Specifies the number of bytes for storing variables.
||in a DATA step
under Windows UNIX
is a required argument and has the form
specifies one or more variables that are
to be assigned a length. This includes any variables in the DATA step, including
those dropped from the output data set.
are not allowed.
If the variable is character,
the length applies to the program data vector and the output data set. If
the variable is numeric, the length applies only to the output data set.
specifies that the preceding variables are
SAS assumes that the
variables are numeric.
specifies a numeric constant that is the
number of bytes used for storing variable values.
For numeric variables,
2 to 8 or 3 to 8, depending on your operating environment. For character variables,
1 to 32767 under all operating environments.
changes the default number of bytes that
SAS uses to store the values of any newly created numeric variables.
2 to 8 or 3 to 8, depending
on your operating environment.
- Avoid shortening numeric variables that contain
The precision of a numeric variable is closely
tied to its length, especially when the variable contains fractional values.
You can safely shorten variables that contain integers according to the rules
that are given in the SAS documentation for your operating environment, but
shortening variables that contain fractions might eliminate important precision.
In general, the length of a variable depends
whether the variable is numeric or character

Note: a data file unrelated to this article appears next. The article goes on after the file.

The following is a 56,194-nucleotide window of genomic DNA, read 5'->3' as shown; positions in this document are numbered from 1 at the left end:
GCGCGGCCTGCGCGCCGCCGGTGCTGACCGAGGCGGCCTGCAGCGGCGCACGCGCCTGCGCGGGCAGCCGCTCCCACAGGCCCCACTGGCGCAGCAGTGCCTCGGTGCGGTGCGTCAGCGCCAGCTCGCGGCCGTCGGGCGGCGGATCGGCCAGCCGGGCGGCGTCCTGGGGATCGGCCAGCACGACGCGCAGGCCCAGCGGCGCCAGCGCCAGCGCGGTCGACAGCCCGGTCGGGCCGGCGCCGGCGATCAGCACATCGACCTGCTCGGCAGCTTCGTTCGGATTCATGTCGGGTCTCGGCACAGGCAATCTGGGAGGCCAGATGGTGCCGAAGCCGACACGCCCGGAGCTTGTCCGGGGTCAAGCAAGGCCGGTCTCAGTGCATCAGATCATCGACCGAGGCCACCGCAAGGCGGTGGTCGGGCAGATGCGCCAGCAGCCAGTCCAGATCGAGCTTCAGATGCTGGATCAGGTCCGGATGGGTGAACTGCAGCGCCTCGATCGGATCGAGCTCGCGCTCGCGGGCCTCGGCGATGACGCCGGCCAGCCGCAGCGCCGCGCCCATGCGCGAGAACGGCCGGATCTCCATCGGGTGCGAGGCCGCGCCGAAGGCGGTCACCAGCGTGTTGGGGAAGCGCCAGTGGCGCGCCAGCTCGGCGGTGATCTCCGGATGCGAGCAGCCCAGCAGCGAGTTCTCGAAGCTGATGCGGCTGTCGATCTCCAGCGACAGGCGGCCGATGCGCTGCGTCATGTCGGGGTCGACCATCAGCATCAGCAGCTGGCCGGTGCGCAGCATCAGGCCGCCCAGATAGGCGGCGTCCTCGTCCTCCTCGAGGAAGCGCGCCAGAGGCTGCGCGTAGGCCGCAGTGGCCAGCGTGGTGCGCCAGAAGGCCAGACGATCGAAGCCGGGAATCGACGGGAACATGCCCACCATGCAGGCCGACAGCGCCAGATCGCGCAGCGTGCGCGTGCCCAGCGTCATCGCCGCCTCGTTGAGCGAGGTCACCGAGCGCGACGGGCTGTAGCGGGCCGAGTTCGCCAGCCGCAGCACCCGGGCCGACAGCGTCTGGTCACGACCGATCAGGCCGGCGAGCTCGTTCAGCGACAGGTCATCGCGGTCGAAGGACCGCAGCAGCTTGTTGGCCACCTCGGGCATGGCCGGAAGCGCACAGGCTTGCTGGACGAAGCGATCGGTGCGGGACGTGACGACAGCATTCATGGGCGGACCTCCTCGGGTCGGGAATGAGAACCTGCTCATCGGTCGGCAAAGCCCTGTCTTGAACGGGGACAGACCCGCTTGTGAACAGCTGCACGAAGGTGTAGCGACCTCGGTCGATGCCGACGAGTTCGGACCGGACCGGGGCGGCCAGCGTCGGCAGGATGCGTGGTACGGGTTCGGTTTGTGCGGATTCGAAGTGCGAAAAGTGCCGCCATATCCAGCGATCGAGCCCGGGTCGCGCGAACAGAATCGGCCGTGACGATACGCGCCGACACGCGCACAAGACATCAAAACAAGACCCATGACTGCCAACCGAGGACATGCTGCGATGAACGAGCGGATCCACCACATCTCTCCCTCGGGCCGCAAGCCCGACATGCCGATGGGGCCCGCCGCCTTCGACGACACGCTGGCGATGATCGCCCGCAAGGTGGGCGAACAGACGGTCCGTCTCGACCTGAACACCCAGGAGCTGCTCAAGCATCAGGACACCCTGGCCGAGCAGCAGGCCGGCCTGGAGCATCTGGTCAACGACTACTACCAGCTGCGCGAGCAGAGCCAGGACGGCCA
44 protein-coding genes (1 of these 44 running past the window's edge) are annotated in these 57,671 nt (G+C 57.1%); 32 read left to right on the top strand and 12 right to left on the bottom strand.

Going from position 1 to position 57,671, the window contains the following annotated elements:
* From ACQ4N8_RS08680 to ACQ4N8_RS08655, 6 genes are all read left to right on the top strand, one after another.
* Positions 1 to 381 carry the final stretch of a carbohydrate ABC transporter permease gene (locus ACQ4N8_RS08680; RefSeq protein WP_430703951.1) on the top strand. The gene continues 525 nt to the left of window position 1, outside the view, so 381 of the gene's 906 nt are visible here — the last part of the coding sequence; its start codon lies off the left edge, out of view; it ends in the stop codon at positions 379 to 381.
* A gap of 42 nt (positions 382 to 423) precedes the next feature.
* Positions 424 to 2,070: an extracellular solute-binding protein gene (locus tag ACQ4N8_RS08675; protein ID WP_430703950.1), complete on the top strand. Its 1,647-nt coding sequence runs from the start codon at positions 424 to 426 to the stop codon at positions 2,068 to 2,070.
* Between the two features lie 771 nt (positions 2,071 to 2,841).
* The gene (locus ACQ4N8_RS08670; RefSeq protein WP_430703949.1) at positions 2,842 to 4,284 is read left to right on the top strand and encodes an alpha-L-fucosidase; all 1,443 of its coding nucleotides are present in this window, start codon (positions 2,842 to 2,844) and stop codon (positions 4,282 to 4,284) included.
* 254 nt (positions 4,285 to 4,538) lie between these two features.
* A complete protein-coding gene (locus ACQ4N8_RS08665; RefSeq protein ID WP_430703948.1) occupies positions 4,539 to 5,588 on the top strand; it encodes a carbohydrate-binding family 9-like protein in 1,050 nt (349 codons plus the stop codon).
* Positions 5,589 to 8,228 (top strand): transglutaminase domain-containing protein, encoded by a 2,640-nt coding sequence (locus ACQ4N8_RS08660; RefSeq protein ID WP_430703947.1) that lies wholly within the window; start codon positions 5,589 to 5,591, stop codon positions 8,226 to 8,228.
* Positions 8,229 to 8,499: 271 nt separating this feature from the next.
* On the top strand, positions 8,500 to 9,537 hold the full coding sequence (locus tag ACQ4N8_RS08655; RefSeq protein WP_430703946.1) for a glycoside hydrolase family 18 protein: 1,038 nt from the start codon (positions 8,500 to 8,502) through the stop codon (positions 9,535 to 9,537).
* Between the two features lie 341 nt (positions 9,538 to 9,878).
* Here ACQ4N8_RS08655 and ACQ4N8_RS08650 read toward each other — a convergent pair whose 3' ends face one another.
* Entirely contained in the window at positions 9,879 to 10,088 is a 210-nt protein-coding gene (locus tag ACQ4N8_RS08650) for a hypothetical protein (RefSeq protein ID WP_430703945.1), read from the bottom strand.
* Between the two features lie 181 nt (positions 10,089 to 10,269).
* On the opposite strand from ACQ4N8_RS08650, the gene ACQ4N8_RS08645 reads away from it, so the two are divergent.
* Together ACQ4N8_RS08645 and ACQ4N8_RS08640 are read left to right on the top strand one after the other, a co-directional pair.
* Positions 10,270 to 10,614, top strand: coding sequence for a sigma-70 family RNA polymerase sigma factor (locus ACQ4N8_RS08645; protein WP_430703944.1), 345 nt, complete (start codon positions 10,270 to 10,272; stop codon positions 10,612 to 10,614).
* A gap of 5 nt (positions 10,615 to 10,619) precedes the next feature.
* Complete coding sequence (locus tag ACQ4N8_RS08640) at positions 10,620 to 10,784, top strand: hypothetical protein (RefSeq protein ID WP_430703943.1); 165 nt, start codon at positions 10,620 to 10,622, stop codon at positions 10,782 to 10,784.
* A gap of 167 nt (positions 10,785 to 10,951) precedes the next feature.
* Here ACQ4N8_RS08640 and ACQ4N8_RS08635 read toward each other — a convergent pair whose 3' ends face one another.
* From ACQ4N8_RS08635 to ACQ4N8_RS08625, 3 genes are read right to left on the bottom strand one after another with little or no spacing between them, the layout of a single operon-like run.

how the variable was
whether a LENGTH or ATTRIB statement is present.
Subject to the rules for assigning lengths, lengths that
with the LENGTH statement can be changed in the ATTRIB statement and vice
versa. See SAS Variables in
SAS Language Reference: Concepts for information
about assigning lengths to variables.
Operating Environment Information: Valid variable
lengths depend on your operating environment. For details,
see the SAS documentation for your operating environment.
The ATTRIB statement can assign
the length as well as other attributes of variables.
This example uses a LENGTH statement to set the length
of the character variable NAME to 25. It also changes the default number of
bytes that SAS uses to store the values of newly created numeric variables
from 8 to 4. The TRIM function removes trailing blanks from LASTNAME before
it is concatenated with a comma (,) , a blank space, and the value of FIRSTNAME.
If you omit the LENGTH statement, SAS sets the length of NAME to 32.
informat FirstName LastName $15. n1 6.2;
input firstname lastname n1 n2;
length name $25 default=4;
Alexander Robinson 35 11
proc contents data=testlength;
proc print data=testlength;
The following output shows a partial listing from PROC
CONTENTS, as well as the report that PROC PRINT generates.
Setting the Length of a Variable
The SAS System 3
-----Alphabetic List of Variables and Attributes-----
# Variable Type Len Pos Informat
1 FirstName Char 15 8 $15.
2 LastName Char 15 23 $15.
3 n1 Num 4 0 6.2
4 n2 Num 4 4
5 name Char 25 38
The SAS System 4
OBS FirstName LastName n1 n2 name
1 Alexander Robinson 0.35000 11 Robinson, Alexander
information about the use of the LENGTH statement
in PROC steps, see
Base SAS Procedures Guide
Copyright © 2011 by SAS Institute Inc., Cary, NC, USA. All rights reserved.